The Information Secretary of the Baloch Human Rights Council (BHRC) Qambar Malik, attended a virtual meeting with members of the United Nation’s Working Group Against Enforced and Involuntary Disappearances (WGEID) on 19th February 2021, during the 123rd session of the Working Group.
The meeting was chaired by the Chair-Rapporteur Mr. Tae-Ung Baik, while other members of the Working Group Ms. Aua Balde, and members from the WGEID Secretariat also attended the meeting. The working group was given a detailed presentation by the BHRC representative about the Baloch conflict with Pakistan that has resulted in the Enforced Disappearances of thousands of Baloch dissidents. The BHRC representative outlined the patterns and methods of Enforced Disappearances employed by the state authorities to punish the dissidents. He maintained that although Balochistan records the highest numbers of cases, Enforced Disappearances are also common in Sindh and KPK.
BHRC representative informed the Working Group members that the victims of the Enforced Disappearances include people from all walks of life and of all ages and gender. Many of these victims were tortured to death and their mutilated bodies dumped in Balochistan and Sindh, whereas, the majority remain detained incommunicado. The members of the Working Group were briefed that the families of the victims of enforced disappearance who are not a direct party to the conflict suffer the consequences, who have resorted to unceasing protests after exhausting nearly all the domestic remedies.
The WGEID members were informed that despite documented evidence of the involvement of the state security forces in crimes against humanity, the perpetrators of these crimes enjoy impunity. No measures have been taken by the successive governments in Pakistan to chalk out a mechanism to make the perpetrators accountable, serve justice to the victims, and families, and locate the disappeared.
Although some victims have been released but traumatized by their experiences, they have resorted to seclusion. They have been threatened of severe consequences if they dared to go public about their predicament, the Working Group was told.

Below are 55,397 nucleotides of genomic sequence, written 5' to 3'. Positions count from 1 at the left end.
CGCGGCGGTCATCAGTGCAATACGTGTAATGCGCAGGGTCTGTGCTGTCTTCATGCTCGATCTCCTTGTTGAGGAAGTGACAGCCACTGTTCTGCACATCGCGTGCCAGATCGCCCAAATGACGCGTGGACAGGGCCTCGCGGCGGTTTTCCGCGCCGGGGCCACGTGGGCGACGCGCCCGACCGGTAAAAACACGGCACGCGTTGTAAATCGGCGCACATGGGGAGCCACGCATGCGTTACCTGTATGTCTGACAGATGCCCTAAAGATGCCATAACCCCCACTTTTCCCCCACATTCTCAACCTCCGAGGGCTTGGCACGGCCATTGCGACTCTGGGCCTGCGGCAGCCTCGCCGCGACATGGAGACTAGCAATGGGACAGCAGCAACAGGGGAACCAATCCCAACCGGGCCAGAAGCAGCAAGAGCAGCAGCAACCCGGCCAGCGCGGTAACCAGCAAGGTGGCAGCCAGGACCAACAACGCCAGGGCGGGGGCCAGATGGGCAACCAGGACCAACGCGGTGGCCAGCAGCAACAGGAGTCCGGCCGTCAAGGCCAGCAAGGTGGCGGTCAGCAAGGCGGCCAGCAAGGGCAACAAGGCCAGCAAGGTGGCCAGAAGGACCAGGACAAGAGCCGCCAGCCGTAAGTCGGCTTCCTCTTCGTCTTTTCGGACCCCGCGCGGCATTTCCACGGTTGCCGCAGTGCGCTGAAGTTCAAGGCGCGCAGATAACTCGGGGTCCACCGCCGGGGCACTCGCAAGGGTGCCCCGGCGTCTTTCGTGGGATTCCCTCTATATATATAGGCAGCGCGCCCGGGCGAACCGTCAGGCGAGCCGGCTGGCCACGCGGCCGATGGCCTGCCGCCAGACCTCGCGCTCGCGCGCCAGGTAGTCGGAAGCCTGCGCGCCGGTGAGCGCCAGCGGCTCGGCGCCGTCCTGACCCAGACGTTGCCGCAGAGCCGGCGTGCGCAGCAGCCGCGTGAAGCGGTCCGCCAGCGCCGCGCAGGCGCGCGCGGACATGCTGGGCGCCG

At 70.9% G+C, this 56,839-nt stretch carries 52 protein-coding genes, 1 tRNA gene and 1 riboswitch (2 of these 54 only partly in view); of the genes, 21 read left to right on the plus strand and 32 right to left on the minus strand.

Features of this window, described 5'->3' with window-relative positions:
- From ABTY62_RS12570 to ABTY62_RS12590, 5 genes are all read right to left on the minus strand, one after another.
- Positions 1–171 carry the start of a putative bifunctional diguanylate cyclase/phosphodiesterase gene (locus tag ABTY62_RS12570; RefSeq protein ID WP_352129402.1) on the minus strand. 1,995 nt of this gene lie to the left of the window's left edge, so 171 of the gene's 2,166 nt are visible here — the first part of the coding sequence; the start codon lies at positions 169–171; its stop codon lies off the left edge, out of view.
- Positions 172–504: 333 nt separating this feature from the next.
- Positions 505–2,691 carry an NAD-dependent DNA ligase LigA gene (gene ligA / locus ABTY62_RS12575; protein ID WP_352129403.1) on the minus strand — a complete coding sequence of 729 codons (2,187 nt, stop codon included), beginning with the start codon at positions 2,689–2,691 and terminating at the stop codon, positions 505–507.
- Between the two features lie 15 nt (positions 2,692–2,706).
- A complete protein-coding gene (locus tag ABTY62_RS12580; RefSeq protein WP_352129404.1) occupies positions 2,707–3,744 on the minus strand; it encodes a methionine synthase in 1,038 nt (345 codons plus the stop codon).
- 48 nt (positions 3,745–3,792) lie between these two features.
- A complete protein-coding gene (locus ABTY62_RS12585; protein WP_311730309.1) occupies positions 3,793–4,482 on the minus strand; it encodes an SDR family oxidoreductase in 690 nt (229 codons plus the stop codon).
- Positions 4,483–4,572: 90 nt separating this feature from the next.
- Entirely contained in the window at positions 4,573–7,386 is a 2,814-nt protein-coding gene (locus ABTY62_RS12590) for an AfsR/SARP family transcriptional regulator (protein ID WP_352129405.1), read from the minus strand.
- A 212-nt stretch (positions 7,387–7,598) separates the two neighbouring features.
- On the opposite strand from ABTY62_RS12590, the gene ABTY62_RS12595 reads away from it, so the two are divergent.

The BHRC representative also highlighted the lack of political will by the authorities to resolve the issue of enforced disappearances. He mentioned that the list of thousands of disappeared was submitted in the National Assembly by Sardar Akhtar Mengal, leader of the Balochistan National Party in 2018. The ruling PTI has failed to produce the disappeared persons. In January 2021, Mohsin Dawar and Sardar Akhtar Mengal presented a bill in the National Assembly calling for an end to Enforced Disappearance, which was rejected by the parliament.
Sammi Baloch, daughter of the forcibly disappeared Dr. Deen Muhammad, and Seema Baloch, sister of forcibly disappeared Shabbir Baloch provided testimonies about the disappeared members of their families and talked about the derogatory remarks by the Commission of Inquiry on Enforced Disappearances (COIED) a few days ago. The Working Group also heard testimony by a Baloch victim of Enforced Disappearance who shared his predicament of illegal detention and torture in Pakistan. The WGEID expressed grave concern upon hearing the testimonies and took special interest when the case of Hani Gul’s disappearance along with many others was highlighted by the BHRC representative.
The members of the WGEID appreciated the witnesses and assured they continue to closely monitor the situation in Pakistan and particularly in Balochistan. They asserted that WGEID will provide as much as possible assistance to the families in communicating their cases to the party-state. The BHRC thanked the WGEID for their time and guidance. It was agreed to work in mutual coordination to raise and resolve the issue of missing persons in Balochistan.